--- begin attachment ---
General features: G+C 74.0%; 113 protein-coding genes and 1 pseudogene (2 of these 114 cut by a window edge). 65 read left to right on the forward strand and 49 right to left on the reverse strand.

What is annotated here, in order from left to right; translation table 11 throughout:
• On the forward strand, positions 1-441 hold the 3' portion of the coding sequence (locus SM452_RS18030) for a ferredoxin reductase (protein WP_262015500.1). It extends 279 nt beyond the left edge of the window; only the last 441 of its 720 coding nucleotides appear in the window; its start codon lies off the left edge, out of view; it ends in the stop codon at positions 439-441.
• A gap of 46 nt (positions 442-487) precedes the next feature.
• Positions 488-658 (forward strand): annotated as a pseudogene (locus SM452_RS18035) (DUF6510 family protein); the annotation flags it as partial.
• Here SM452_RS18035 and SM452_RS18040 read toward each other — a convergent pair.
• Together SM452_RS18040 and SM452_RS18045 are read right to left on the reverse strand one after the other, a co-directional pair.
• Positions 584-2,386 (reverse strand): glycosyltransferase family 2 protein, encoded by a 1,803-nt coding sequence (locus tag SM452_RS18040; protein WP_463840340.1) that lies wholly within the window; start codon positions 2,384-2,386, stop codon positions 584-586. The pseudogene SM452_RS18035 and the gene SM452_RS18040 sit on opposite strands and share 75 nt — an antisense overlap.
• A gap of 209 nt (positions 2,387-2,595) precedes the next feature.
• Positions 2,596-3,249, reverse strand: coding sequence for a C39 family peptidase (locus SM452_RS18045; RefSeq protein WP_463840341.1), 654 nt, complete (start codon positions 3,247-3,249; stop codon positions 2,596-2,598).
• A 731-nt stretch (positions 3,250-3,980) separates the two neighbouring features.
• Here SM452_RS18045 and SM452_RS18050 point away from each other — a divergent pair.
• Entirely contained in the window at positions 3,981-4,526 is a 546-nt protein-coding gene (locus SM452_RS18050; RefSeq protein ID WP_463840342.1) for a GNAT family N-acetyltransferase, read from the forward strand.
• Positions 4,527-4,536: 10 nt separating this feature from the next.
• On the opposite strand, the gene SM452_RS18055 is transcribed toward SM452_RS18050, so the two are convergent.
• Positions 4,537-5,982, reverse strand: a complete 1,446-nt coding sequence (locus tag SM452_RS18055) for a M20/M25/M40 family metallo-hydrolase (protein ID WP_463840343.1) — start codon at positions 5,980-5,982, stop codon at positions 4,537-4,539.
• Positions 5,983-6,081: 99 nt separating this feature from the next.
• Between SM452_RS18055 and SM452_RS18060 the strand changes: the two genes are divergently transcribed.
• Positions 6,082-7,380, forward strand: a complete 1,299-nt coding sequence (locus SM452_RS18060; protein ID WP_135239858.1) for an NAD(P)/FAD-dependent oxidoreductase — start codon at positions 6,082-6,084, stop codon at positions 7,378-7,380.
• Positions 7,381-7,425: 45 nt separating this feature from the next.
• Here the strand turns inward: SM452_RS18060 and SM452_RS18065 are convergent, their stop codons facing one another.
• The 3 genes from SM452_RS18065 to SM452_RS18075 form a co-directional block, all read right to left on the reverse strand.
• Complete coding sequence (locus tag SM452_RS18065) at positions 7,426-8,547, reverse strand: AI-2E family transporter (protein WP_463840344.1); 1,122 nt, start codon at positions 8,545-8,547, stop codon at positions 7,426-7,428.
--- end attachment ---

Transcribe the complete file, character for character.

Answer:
General features: G+C 74.0%; 113 protein-coding genes and 1 pseudogene (2 of these 114 cut by a window edge). 65 read left to right on the forward strand and 49 right to left on the reverse strand.

What is annotated here, in order from left to right; translation table 11 throughout:
• On the forward strand, positions 1-441 hold the 3' portion of the coding sequence (locus SM452_RS18030) for a ferredoxin reductase (protein WP_262015500.1). It extends 279 nt beyond the left edge of the window; only the last 441 of its 720 coding nucleotides appear in the window; its start codon lies off the left edge, out of view; it ends in the stop codon at positions 439-441.
• A gap of 46 nt (positions 442-487) precedes the next feature.
• Positions 488-658 (forward strand): annotated as a pseudogene (locus SM452_RS18035) (DUF6510 family protein); the annotation flags it as partial.
• Here SM452_RS18035 and SM452_RS18040 read toward each other — a convergent pair.
• Together SM452_RS18040 and SM452_RS18045 are read right to left on the reverse strand one after the other, a co-directional pair.
• Positions 584-2,386 (reverse strand): glycosyltransferase family 2 protein, encoded by a 1,803-nt coding sequence (locus tag SM452_RS18040; protein WP_463840340.1) that lies wholly within the window; start codon positions 2,384-2,386, stop codon positions 584-586. The pseudogene SM452_RS18035 and the gene SM452_RS18040 sit on opposite strands and share 75 nt — an antisense overlap.
• A gap of 209 nt (positions 2,387-2,595) precedes the next feature.
• Positions 2,596-3,249, reverse strand: coding sequence for a C39 family peptidase (locus SM452_RS18045; RefSeq protein WP_463840341.1), 654 nt, complete (start codon positions 3,247-3,249; stop codon positions 2,596-2,598).
• A 731-nt stretch (positions 3,250-3,980) separates the two neighbouring features.
• Here SM452_RS18045 and SM452_RS18050 point away from each other — a divergent pair.
• Entirely contained in the window at positions 3,981-4,526 is a 546-nt protein-coding gene (locus SM452_RS18050; RefSeq protein ID WP_463840342.1) for a GNAT family N-acetyltransferase, read from the forward strand.
• Positions 4,527-4,536: 10 nt separating this feature from the next.
• On the opposite strand, the gene SM452_RS18055 is transcribed toward SM452_RS18050, so the two are convergent.
• Positions 4,537-5,982, reverse strand: a complete 1,446-nt coding sequence (locus tag SM452_RS18055) for a M20/M25/M40 family metallo-hydrolase (protein ID WP_463840343.1) — start codon at positions 5,980-5,982, stop codon at positions 4,537-4,539.
• Positions 5,983-6,081: 99 nt separating this feature from the next.
• Between SM452_RS18055 and SM452_RS18060 the strand changes: the two genes are divergently transcribed.
• Positions 6,082-7,380, forward strand: a complete 1,299-nt coding sequence (locus SM452_RS18060; protein ID WP_135239858.1) for an NAD(P)/FAD-dependent oxidoreductase — start codon at positions 6,082-6,084, stop codon at positions 7,378-7,380.
• Positions 7,381-7,425: 45 nt separating this feature from the next.
• Here the strand turns inward: SM452_RS18060 and SM452_RS18065 are convergent, their stop codons facing one another.
• The 3 genes from SM452_RS18065 to SM452_RS18075 form a co-directional block, all read right to left on the reverse strand.
• Complete coding sequence (locus tag SM452_RS18065) at positions 7,426-8,547, reverse strand: AI-2E family transporter (protein WP_463840344.1); 1,122 nt, start codon at positions 8,545-8,547, stop codon at positions 7,426-7,428.